Froome will stay in yellow this week
Stage 10 tomorrow is one for the sprinters and we’ll almost certainly see the GC contenders sitting in and saving themselves for another day (not that a sprint day at the Tour de France is a walk in the park). On Wednesday we’ve got the stage 11 individual time trial, a race in which Froome is unlikely to beaten by any of the GC contenders who are within 5 minutes of him (there are 17 of them).
Stages 12 and 13 will give the sprinters another shot at glory before the seven categorised climbs of stage 14. They aren’t particularly challenging climbs — five 4th category climbs and two 3rd category climbs — but it’s a stage that should suit a breakaway.
Pierrick Fedrigo always lays low for the first week and will win a stages like this, but Thomas Voekler hasn’t done much yet, so watch for him to animate the race. That said, I would have predicted Voeckler to do more on stage 9, so anything could happen.
Stage 15 falls on Bastille Day and features the epic Mont Ventoux summit finish. Things could go either way here. Perhaps an escape group will be let go and a Frenchman will take the win. Pierre Rolland is one to watch — his victory on Alpe d’Huez in 2011 has shown that he can win on big mountain stages like these.
Alternatively we might see a monumental battle among the GC contenders. It’s certainly a stage where Movistar (for Valverde) and Saxo Tinkoff (for Contador) will be looking to chip away at Froome’s overall lead.
The race for green is all but over, but don’t ignore the sprints
Not only do we have an exciting battle for yellow on our hands, the sprint stages this year have been more evenly contested that we’ve seen in years. Kittel, Greipel, Sagan and Cavendish have each won one stage, a contrast from the Cavendish and Sagan show predicted by some.
Fortunately for Matty Goss, Orica-GreenEDGE’s success has diverted attention away from him. He’s got one win this season so far (not including the TTT) — stage 2 of Tirreno-Adriatico — and so far in this year’s Tour de France he’s only finished inside the top 100 once (not including the TTT).
Even though there’s still 12 stages to go, there’s little chance anyone will take the green jersey off Sagan. But that doesn’t mean the sprint stages won’t be worth watching.
Sagan will clearly be in the mix, Cavendish will be explosive as always (on and off the bike), Kittel and Greipel have proved they’re in great form, and that’s not to mention the likes of Boassen-Hagen, Ferrari, Bennati and Kristoff. Skip the flat stages at your own peril.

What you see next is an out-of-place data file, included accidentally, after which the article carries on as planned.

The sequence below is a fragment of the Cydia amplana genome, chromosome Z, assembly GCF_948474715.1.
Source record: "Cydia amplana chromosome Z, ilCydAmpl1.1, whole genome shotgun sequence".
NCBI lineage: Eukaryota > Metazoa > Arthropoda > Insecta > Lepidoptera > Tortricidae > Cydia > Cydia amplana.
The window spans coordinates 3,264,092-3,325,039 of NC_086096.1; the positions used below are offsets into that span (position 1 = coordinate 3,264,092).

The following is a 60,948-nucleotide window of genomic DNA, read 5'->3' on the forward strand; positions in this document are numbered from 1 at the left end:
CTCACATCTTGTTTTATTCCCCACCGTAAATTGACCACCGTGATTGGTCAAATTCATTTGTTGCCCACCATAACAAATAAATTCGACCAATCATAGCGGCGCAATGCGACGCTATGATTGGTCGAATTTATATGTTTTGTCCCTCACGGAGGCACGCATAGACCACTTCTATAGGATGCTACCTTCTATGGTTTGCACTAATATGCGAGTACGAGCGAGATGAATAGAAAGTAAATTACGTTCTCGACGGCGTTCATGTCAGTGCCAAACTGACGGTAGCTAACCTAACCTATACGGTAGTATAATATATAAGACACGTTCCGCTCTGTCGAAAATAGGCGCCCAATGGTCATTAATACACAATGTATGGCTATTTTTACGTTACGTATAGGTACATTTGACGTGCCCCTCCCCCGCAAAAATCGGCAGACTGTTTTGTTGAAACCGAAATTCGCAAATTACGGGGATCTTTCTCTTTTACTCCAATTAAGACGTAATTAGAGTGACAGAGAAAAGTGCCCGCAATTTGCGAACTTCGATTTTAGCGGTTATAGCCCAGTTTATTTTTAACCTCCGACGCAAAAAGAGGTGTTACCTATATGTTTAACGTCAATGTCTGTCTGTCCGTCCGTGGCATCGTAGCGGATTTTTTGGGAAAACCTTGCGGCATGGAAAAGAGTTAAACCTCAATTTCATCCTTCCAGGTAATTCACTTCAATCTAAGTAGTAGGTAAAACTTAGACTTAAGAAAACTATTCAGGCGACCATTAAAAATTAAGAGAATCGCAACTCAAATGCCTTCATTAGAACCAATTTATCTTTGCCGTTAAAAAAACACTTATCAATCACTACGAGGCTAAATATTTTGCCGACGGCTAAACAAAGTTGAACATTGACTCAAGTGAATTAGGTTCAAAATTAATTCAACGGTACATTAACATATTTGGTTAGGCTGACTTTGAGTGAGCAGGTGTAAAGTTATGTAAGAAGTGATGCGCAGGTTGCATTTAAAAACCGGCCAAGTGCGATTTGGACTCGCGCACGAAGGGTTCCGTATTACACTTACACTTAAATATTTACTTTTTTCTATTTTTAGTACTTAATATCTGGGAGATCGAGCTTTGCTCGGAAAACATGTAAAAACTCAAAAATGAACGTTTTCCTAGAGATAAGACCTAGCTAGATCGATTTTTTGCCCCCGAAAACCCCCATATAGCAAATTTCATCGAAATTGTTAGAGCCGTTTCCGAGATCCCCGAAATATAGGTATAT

Week three will be where the yellow is won or lost
That might sound obvious, but stage 9 showed us that the likes of Garmin-Sharp, Movistar and Saxo Tinkoff aren’t about to sit back and let SKY go unchallenged all the way to Paris. This week will be extremely challenging and it will all take shape here. There’s also Laurens Ten Dam and Bauke Mollema from Belkin sitting quietly in third and fourth. Whether they can maintain (or improve) their positions remains to be seen but it’s a terrific effort thus far from the Dutchmen.
Stage 16, the first day back after the second rest day, looks relatively mild on the profile, but at only 168km we should see some hard racing from the get-go, just like we did on stage 9. The riders sometimes have heavy legs after a rest day, but this will serve as a nice warm-up for the thrilling stages that follow.
Stage 17 is the 2013 Tour’s second ITT and being all up and down it’s likely to suit Froome’s perfectly. As with the first ITT, it’s hard to see Froome losing any serious time here to the other GC contenders.
That said, Contador’s form is steadily improving and he’s normally at his best in the third week of a Grand Tour. While he mightn’t take time away from Froome here, it might serve as a good test to see if the Spaniard has the legs to put Froome in difficulty on stages 18, 19 and 20.
These are three massive mountain stages which, quite simply, will see Froome either win or lose the 2013 Tour de France. It’s hard to see him losing the yellow jersey before then, but as we saw on stage 9, the outcome is far from certain when it comes to big mountain stages – especially the shorter ones.
I’ve always said that a great Grand Tour is one that keeps you guessing until the final days. Last year I knew with certainty that Wiggins had the Tour won by stage 9. To be honest, myself and many others probably knew it from the beginning.
This year, I’ll be the first to admit I have absolutely no idea who will be standing on the top step of the podium in Paris. It could be Froome, but I’m far from certain. And that’s an exciting feeling with 12 days of racing remaining.